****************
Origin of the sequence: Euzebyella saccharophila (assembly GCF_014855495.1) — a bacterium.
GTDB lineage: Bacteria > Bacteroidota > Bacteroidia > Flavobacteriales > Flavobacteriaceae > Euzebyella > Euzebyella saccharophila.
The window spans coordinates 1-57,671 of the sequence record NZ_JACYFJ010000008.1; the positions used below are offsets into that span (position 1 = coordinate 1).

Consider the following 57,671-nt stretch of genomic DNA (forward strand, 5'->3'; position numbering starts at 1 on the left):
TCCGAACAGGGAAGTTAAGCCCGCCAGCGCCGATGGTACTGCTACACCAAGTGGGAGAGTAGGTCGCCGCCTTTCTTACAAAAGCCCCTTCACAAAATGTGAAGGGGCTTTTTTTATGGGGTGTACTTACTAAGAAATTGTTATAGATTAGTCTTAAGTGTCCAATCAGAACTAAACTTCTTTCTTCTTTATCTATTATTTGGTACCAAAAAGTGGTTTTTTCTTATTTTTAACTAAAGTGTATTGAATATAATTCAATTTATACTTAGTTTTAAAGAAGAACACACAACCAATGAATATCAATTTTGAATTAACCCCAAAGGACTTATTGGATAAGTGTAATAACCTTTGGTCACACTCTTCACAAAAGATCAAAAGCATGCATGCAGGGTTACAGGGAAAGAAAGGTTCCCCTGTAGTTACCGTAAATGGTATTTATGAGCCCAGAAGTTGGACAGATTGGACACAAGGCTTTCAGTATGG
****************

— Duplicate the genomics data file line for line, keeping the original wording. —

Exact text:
Origin of the sequence: Euzebyella saccharophila (assembly GCF_014855495.1) — a bacterium.
GTDB lineage: Bacteria > Bacteroidota > Bacteroidia > Flavobacteriales > Flavobacteriaceae > Euzebyella > Euzebyella saccharophila.
The window spans coordinates 1-57,671 of the sequence record NZ_JACYFJ010000008.1; the positions used below are offsets into that span (position 1 = coordinate 1).

Consider the following 57,671-nt stretch of genomic DNA (forward strand, 5'->3'; position numbering starts at 1 on the left):
TCCGAACAGGGAAGTTAAGCCCGCCAGCGCCGATGGTACTGCTACACCAAGTGGGAGAGTAGGTCGCCGCCTTTCTTACAAAAGCCCCTTCACAAAATGTGAAGGGGCTTTTTTTATGGGGTGTACTTACTAAGAAATTGTTATAGATTAGTCTTAAGTGTCCAATCAGAACTAAACTTCTTTCTTCTTTATCTATTATTTGGTACCAAAAAGTGGTTTTTTCTTATTTTTAACTAAAGTGTATTGAATATAATTCAATTTATACTTAGTTTTAAAGAAGAACACACAACCAATGAATATCAATTTTGAATTAACCCCAAAGGACTTATTGGATAAGTGTAATAACCTTTGGTCACACTCTTCACAAAAGATCAAAAGCATGCATGCAGGGTTACAGGGAAAGAAAGGTTCCCCTGTAGTTACCGTAAATGGTATTTATGAGCCCAGAAGTTGGACAGATTGGACACAAGGCTTTCAGTATGG